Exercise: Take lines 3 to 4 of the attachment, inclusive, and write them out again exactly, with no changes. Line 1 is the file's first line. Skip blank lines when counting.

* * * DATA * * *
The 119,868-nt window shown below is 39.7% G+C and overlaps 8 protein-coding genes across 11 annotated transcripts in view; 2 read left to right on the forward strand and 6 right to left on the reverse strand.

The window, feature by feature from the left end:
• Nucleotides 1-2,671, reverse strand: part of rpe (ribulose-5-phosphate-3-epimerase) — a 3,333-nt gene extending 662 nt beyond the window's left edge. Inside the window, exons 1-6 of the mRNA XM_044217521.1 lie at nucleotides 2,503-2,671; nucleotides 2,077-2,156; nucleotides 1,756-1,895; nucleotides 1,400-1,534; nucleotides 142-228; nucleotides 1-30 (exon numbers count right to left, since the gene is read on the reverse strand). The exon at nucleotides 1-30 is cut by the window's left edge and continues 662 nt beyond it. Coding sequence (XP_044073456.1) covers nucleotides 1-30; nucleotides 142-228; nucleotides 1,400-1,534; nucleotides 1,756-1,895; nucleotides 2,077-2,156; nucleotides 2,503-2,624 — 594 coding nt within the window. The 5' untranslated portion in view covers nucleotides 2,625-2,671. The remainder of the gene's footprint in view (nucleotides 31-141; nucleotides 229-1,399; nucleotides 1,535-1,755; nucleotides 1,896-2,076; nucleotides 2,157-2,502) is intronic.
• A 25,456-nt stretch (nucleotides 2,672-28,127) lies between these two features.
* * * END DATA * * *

• Nucleotides 1-2,671, reverse strand: part of rpe (ribulose-5-phosphate-3-epimerase) — a 3,333-nt gene extending 662 nt beyond the window's left edge. Inside the window, exons 1-6 of the mRNA XM_044217521.1 lie at nucleotides 2,503-2,671; nucleotides 2,077-2,156; nucleotides 1,756-1,895; nucleotides 1,400-1,534; nucleotides 142-228; nucleotides 1-30 (exon numbers count right to left, since the gene is read on the reverse strand). The exon at nucleotides 1-30 is cut by the window's left edge and continues 662 nt beyond it. Coding sequence (XP_044073456.1) covers nucleotides 1-30; nucleotides 142-228; nucleotides 1,400-1,534; nucleotides 1,756-1,895; nucleotides 2,077-2,156; nucleotides 2,503-2,624 — 594 coding nt within the window. The 5' untranslated portion in view covers nucleotides 2,625-2,671. The remainder of the gene's footprint in view (nucleotides 31-141; nucleotides 229-1,399; nucleotides 1,535-1,755; nucleotides 1,896-2,076; nucleotides 2,157-2,502) is intronic.
• A 25,456-nt stretch (nucleotides 2,672-28,127) lies between these two features.